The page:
Are Slaves Growing Your Fair Trade Cotton?

A blog about business and economics.
Dec. 15 2011 5:17 PM

Are Slaves Growing Your Fair Trade Cotton?

Cotton fields in Africa.

Photo by ISSOUF SANOGO/AFP/Getty Images

An amazing scoop from Cam Simpson* in Bloomberg (written up, unfortunately, in a slightly confusing way) about the sourcing of Victoria's Secret's organic fair trade cotton from Burkina Faso. It's grown, it turns out, in large part by children who are essentially being held as slave laborers.

This is in part just a story of exceptionally poor monitoring of a fair trade program. But there's actually a specific link as well between organic certification and forced labor. "Without herbicides and pesticides," Newton writes "Clarisse must defend the crop against weeds and other invaders -- by hand." In other words, organic agriculture is less capital-intensive and thus more labor-intensive than conventional agriculture, so paying a premium for organic cotton creates an extra incentive to add forced labor into the production mix. If you read the story you'll see that this isn't Dixie-style plantation slavery. There's no lord of the manner enjoying the good life as Clarisse labors in the fields. Rather, the farmer who she lives with and works for is very much actively engaged in the back-breaking work alongside her and is hardly living high on the hog. But he does want an extra pair of hands ot help him with the crop, and that means forcing Clarisse to work rather than attend school. It's a tragedy for her, personally, but also very much the kind of thing that will hold the country back over the longer-term.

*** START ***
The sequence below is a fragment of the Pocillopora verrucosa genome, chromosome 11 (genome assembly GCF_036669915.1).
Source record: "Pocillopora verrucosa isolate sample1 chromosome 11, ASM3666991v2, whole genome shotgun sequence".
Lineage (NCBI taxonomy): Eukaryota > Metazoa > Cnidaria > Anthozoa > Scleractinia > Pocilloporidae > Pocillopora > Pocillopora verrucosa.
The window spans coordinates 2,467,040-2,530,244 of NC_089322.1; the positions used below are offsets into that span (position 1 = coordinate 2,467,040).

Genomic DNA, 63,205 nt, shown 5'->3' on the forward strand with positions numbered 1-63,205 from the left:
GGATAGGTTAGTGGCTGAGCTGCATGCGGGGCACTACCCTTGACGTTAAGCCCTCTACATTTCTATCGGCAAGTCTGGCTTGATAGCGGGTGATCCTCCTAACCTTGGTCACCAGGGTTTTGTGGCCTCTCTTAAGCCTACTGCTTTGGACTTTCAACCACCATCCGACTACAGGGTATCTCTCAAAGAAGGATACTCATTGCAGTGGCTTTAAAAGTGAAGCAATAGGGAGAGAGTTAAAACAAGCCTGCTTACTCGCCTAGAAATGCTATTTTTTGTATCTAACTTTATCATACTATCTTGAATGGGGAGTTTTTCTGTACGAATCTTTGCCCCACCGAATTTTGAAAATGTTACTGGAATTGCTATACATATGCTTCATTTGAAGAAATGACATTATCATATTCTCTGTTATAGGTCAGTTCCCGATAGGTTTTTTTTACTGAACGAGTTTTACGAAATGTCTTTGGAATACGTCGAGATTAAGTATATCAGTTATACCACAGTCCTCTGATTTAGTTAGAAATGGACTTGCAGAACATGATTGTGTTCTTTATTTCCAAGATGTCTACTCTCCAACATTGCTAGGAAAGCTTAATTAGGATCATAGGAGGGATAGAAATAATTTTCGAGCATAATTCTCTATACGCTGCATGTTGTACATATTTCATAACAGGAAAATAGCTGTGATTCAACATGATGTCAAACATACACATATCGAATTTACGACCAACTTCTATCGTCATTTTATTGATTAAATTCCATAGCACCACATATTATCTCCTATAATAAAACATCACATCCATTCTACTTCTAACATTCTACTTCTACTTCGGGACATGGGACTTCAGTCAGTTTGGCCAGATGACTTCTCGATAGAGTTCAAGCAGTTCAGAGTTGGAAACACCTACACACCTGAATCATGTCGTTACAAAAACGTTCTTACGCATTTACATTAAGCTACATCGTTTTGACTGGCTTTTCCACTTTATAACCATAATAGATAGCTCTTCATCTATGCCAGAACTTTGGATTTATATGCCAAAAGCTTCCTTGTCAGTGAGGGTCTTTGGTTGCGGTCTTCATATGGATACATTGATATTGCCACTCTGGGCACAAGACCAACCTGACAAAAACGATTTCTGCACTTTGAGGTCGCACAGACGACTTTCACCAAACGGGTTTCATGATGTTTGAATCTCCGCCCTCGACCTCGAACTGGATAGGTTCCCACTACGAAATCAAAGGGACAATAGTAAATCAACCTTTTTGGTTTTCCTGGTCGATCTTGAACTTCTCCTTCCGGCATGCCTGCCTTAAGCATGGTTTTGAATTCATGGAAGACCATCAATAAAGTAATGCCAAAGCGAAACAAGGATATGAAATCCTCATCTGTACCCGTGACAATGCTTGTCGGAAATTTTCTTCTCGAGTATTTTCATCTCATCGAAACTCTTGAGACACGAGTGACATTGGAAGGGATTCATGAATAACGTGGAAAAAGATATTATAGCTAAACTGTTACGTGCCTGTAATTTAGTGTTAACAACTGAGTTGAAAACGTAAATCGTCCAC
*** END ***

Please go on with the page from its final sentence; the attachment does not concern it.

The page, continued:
* Correction, the original version of the article stated that the author's name was Cam Newton.

Matthew Yglesias is the executive editor of Vox and author of The Rent Is Too Damn High.



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